For the cocktail wonk audience, Pépé Le Moko succeeds despite the initial shock. I started with the amaretto sour, which Jeffrey has blogged about making the best version of, so it was a natural first choice. All of our drinks were top notch, including the Grasshopper, which Ms. Wonk mocked me quite roundly for ordering. (Says Mrs. Wonk, “It may be Jeffrey Morgenthaler, but it’s still an ice cream drink. Gentle mocking deserved.”) Mocking aside, the Grasshopper was an ice cream extravaganza – rich, minty and filling. If you’re having multiple drinks, have the Grasshopper last!
While the drinks were on the spendy side, the bar snacks are a bargain: A $3 bowl of Hawaiian peanuts was addictive and big enough that we didn’t finish it in our two hour visit. For non-cocktail aficionados, Pépé Le Moko might be a tough sell. A few folks dropped in (probably because Clyde Common was packed), ordered wine and champagne, and left quickly, missing out on the whole point of this tiny craft cocktail gem.
While many craft cocktail bars consciously pick their décor to evoke an earlier era, Teardrop Lounge is unabashedly contemporary. Visually it’s a spectacle. Within the large teardrop-shaped bar area, three or more bartenders work their magic, often pulling bottles from a large clear shelf suspended via wires from the ceiling. On a large, high wall in the back, a movie is constantly playing. (On our visit: The last hour of “Body Heat,” with William Hurt and Kathleen Turner, not to mention a young Ted Danson. And then the first half hour of “The Blue Lagoon”…? Check, please.) There are just a few booths and tables – most of the seating is arrayed 360 degrees around the bartenders in the center, and that’s fine because it’s entertaining to watch them work, with the large set of tools and bitters at their disposal.
|Teardrop Lounge in Porland|
Teardrop Lounge is Portland’s indisputable Big Daddy of craft cocktails. The extensive menu of 20-plus cocktails covers a wide swath of the cocktail universe. It’s divided into three sections: House Originals, Classics, and Friends, which are cocktails that originated at other bars, in Portland and worldwide. There’s a punch selection (serving multiple people) on each of the three sections. For a cocktail wonk, the abundance of choice makes selecting a drink an arduous task, so it’s best to stay a while and work your way through. For those of you familiar with the Seattle cocktail scene, the closest approximation, cocktail menu-wise, is Tavern Law, in my estimation.
|Teardrop Lounge menu|
Our visit to Teardrop Lounge was on a Friday night, unfortunately the only time slot we had. Being located in the Pearl District, it was overrun by the beer/wine drinking 20-something crowd and the music was pumped up a bit too much for our taste. (Says Mrs. Wonk, “I’m too old for that crap. Unless it’s my music, then crank it loud.”) On a previous Portland visit, we took our seats at the bar around 5 PM; it was much quieter, and we had the opportunity to interact with the bartenders beyond just shouting drink orders. In short, Teardrop Lounge is a place worth soaking in, so time your visit appropriately.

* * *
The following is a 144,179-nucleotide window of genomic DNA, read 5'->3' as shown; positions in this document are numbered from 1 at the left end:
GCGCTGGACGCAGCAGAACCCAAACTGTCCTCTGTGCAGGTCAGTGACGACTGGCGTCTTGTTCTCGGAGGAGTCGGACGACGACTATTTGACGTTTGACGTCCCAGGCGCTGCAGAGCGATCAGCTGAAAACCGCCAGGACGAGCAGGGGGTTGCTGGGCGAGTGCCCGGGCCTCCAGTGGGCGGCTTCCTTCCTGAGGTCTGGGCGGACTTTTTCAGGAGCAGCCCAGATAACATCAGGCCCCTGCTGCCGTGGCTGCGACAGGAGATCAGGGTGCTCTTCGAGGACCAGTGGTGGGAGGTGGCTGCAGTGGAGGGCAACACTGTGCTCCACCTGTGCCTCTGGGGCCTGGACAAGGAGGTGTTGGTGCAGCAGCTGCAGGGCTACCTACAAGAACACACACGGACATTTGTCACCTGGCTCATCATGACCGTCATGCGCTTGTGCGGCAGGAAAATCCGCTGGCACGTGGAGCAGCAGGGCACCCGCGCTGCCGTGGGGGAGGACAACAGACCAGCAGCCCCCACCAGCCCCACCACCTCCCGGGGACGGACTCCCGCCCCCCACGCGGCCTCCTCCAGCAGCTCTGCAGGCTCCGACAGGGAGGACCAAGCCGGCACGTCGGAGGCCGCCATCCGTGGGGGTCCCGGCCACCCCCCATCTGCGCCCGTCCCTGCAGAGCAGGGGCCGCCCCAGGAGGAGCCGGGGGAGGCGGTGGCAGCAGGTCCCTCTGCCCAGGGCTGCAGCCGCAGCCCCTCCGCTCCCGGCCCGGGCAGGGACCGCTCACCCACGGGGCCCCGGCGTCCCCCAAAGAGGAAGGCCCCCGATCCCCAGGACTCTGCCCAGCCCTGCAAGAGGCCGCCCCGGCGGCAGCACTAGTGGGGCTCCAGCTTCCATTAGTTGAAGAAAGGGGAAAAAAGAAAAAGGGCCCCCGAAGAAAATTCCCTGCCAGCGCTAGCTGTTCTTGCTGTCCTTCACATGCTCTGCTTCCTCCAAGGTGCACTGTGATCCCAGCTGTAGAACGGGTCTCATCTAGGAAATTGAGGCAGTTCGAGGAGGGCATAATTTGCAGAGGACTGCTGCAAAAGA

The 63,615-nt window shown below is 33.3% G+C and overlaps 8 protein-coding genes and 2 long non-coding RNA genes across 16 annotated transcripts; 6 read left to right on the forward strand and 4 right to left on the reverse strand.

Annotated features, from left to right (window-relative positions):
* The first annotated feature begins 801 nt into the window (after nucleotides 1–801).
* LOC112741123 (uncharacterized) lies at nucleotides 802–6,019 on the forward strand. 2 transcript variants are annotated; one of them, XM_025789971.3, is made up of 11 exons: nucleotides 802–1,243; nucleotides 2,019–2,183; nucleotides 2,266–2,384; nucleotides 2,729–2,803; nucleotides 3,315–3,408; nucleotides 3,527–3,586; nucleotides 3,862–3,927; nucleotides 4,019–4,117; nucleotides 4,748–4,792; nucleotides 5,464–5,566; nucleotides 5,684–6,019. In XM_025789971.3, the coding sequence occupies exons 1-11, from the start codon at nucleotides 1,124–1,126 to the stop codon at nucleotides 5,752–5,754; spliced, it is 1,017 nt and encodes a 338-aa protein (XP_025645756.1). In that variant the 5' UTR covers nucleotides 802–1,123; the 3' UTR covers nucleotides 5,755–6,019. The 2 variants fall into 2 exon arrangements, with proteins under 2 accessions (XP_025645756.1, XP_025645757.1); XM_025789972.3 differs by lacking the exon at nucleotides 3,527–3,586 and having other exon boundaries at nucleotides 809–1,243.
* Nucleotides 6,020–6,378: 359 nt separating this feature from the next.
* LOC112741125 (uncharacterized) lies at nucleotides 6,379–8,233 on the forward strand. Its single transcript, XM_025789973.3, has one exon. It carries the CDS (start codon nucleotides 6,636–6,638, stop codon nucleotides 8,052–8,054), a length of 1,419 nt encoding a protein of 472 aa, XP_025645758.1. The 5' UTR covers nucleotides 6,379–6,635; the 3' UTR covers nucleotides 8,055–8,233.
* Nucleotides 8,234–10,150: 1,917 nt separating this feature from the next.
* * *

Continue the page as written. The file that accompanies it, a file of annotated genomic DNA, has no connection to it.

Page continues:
|Expatriate’s Moon gate.|
Going into our bar crawl, Expatriate was the biggest unknown. Relatively new, and without a big name startender behind it, it’s located on the east side of Portland in one of the many residential micro-neighborhoods. From the street, you might not even notice going by, but then again, that’s true of a lot of exceptional bars.
Once inside, the space is a big, open rectangle space with the bar along the right-hand wall. A very large, Chinese moon gate dominates the back bar, and there’s a small kitchen tucked away in the back. The décor is sparse, but what there is tends toward that of Victorian-era novels – large heavy drapery, candlesticks covered with melting wax, and stacks of books, including the ever popular “Tropic of Cancer,” in case you’re up for a little light reading.
As for the provided cocktail menu, at eight items it’s a bit short, but every drink is original and thoughtfully selected, with a nice description of the ingredients. The drink styles are modern without veering into molecular mixology. All the spirits are named-checked. A good example was my first drink:
The No. 8
- Pierre Ferrand 1840 Cognac
- George Dickel Rye
- Dolin Genepy des Alpes
- Cocchi di Torino Sweet Vermouth
- Regan’s No. 8 Orange Bitters
|Cocktail menu at Expatriate|
Expatriate turned out to be the weekend’s happy find, and Mrs. Wonk’s new favorite. Highly recommended! But save us two seats at the bar, please.
In the two years it’s been open, Hale Pele has started to attract national attention as one of the country’s best tiki bars. Owner Blair Reynolds is also behind B.G. Reynolds syrups, previously known as Trader Tiki syrups. We missed visiting Hale Pele on a previous trip because they were closed, and circumstances were looking like we’d miss it this time as well, as we were about to wrap our weekend and head back north to Seattle. However, our plans took an abrupt turn when Iron Tikitender Jason Alexander messaged me that he was driving back down after his big win and heading to Hale Pele.
|Three Dots and a Dash at Hele Pele|
Walking down the street where Hale Pele’s located, you’d never guess that there’s an epic tiki bar tucked into one of the long, one story buildings. Once you’re on top of it, however, you notice a tiny pond and bridge that connect the street to the interior. Once inside, you’re assaulted by all the canonical Tiki visuals. The first impression is that of an oblong Polynesian hut, with a long bar taking up nearly all of the right side wall. Behind the bar you’ll find more than 200 different rums, so Tiki-wonks will immediately feel at home. Although there is plenty of booth seating, and a special, semi-private Chieftain’s Hut in the back, the bar is where you want to be, not least of which because many drinks are set afire. Who doesn’t want a front row seat for flames?